Seven months after being sued for money they say he owed them, SGC president Dave Forman has submitted a counterclaim against Mastro Auctions.
The court papers filed January 27 accuse the parent company of the now defunct auction house of several transgressions including shill bidding, a practice that artificially raises bids to generate a higher profit.
The counterclaim obtained by Sports Collectors Daily also states that a grand jury was convened in Chicago last month to see evidence and hear testimony on issues centered around an FBI investigation of unethical practices within the sports collecting hobby.
Forman, the owner of one of the hobby’s largest card grading and authentication services, also claims the auction company knowingly sold him a T200 Fatima Premium Cleveland Americans card that had been altered.
Mastro Auctions, which shut down last year, filed suit against Forman in the same Illinois state court last June, seeking $400,000 it says he owes. In 2007 and 2008, Mastro claims Forman purchased cards but didn’t pay for them. Forman claims Ketap (the name of the corporation that once did business as Mastro Auctions) has not produced receipts in support of those allegations and disputes that figure.
Forman claims the amount he owes Mastro was in error because his account with the auction house was never credited with proceeds from the sale of several lots he had consigned, including a 1934-36 Diamond Stars complete set, a 1933 Goudey Babe Ruth graded PSA 7, a T206 Buck Herzog graded SGC 88 and four rare comic books.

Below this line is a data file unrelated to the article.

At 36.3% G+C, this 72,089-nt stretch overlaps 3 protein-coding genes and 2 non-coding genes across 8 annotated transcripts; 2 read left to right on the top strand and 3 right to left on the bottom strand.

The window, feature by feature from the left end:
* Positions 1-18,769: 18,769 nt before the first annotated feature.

The suit indicates the grading and authentication service owner and the auction house had a long-standing relationship that involved Forman buying and selling cards. Ketap claimed in its suit that “dozens” of rare collectible items and memorabilia were bought and sold by Forman.
Under claims of violations involving the Illinois Consumer Fraud Act, Forman now says Mastro made unauthorized bids to raise prices during its auctions using Forman’s account as well as those of other, unnamed individuals.
“Ketap and its officers knowingly conducted rampant fraud through a process known as shill bidding,” the claim states.
Forman claims that in a 2006 auction “a Ketap employee shill bid on a Ted Williams baseball card when, upon information and belief, he neither had the money or interest in owning it.”
Another of Forman’s shill bidding allegations states that in May of 2006, company officials artificially raised the bidding for an L-1 Leather Ty Cobb. “The item was then selling for $17,000,” the court papers state. “During that converstion, Mastro learned that the collector would pay a maximum bid of $41,000 for that item. Minutes later, a bid of $41,000 was placed on that item which would have triggered the collector’s maximum bid. Upon information and belief the $41,000 bid was the result of shill bidding effectuated by Mastro and Ketap.”
Forman also claims Mastro Auctions allowed various consignors to look at the ceiling bid information during its auction in the fall of 2007 and alleges that while Mastro promoted a “no reserve” auction, selected consignors were allowed to have reserves on their items.
Mastro Auctions was in the process of ending its run as one of the hobby’s top auction houses when Forman also claims it sold a Jackie Robinson rookie card graded 98 by his company, and a 1911 T205 Ty Cobb card graded 84, without his permission. Forman claims the items sold for significantly less than the $125,000 minimum he would have accepted.
The counterclaim and third-party complaint filed by Forman and his attorneys, seeks punitive damages and attorney’s fees.